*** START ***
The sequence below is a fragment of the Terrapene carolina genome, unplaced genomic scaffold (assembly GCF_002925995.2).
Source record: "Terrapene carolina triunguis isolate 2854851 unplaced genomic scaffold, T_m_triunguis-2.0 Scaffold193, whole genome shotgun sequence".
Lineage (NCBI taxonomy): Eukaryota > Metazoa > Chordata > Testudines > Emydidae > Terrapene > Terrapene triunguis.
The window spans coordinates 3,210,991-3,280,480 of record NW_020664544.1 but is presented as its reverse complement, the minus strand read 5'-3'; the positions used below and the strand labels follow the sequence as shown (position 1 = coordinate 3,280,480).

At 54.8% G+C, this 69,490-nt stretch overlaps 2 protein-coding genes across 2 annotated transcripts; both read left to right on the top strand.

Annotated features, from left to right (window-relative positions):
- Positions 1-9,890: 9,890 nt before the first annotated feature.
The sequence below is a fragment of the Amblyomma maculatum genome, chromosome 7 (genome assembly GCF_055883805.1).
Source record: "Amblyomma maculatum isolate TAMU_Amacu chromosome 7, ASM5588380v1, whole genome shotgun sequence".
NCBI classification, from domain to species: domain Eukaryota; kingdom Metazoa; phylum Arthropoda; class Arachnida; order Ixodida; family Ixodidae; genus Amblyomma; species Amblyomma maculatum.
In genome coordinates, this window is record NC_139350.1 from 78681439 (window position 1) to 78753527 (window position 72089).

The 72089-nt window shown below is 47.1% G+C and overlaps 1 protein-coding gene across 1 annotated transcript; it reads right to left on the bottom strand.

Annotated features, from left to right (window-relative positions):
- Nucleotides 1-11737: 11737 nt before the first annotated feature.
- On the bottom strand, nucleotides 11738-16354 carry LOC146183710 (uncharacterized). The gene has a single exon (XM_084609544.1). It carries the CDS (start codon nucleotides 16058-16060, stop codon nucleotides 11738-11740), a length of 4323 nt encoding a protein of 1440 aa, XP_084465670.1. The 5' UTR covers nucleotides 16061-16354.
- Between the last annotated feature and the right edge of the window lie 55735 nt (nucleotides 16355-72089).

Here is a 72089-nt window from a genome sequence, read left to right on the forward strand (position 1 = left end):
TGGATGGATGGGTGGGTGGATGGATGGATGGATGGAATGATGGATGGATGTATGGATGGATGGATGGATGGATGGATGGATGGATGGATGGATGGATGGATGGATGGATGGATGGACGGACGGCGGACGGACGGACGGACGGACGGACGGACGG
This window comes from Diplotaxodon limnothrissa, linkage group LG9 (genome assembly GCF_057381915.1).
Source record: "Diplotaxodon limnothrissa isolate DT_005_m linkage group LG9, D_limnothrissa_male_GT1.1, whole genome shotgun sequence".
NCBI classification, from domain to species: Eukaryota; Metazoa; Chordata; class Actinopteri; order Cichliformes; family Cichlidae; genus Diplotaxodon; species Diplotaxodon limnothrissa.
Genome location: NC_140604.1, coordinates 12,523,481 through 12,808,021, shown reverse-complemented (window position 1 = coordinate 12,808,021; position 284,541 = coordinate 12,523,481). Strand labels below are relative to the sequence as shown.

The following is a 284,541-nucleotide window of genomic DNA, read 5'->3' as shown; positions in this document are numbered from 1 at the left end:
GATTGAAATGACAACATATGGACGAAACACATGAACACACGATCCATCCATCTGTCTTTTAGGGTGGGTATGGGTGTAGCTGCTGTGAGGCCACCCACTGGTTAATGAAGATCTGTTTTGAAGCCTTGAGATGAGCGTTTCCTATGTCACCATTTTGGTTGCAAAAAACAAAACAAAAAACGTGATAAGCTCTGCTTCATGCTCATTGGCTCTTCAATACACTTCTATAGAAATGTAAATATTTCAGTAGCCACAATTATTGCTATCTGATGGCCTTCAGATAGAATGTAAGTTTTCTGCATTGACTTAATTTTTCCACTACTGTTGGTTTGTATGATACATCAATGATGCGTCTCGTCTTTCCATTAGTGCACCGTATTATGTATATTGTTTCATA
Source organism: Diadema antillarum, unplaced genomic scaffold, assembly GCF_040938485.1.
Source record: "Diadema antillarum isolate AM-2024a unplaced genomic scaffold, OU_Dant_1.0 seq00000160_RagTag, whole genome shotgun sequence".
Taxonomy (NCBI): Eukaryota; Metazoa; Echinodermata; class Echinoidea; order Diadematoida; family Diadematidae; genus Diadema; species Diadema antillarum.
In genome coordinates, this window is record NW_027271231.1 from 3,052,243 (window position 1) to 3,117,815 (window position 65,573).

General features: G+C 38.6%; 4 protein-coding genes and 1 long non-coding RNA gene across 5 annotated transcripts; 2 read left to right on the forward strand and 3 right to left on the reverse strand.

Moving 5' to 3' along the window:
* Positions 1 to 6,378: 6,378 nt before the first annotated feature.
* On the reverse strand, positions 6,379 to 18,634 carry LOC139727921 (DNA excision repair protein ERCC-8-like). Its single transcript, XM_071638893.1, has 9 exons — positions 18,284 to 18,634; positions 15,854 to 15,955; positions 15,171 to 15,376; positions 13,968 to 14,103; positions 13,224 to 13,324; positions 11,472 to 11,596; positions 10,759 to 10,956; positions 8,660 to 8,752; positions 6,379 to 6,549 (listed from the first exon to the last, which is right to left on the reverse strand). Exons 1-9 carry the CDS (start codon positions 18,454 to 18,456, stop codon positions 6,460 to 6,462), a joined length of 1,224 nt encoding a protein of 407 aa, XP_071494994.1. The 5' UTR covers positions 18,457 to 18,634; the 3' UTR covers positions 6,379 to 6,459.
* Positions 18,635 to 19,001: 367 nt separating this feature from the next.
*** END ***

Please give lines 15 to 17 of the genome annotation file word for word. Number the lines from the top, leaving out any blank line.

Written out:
- On the bottom strand, nucleotides 11738-16354 carry LOC146183710 (uncharacterized). The gene has a single exon (XM_084609544.1). It carries the CDS (start codon nucleotides 16058-16060, stop codon nucleotides 11738-11740), a length of 4323 nt encoding a protein of 1440 aa, XP_084465670.1. The 5' UTR covers nucleotides 16061-16354.
- Between the last annotated feature and the right edge of the window lie 55735 nt (nucleotides 16355-72089).

Here is a 72089-nt window from a genome sequence, read left to right on the forward strand (position 1 = left end):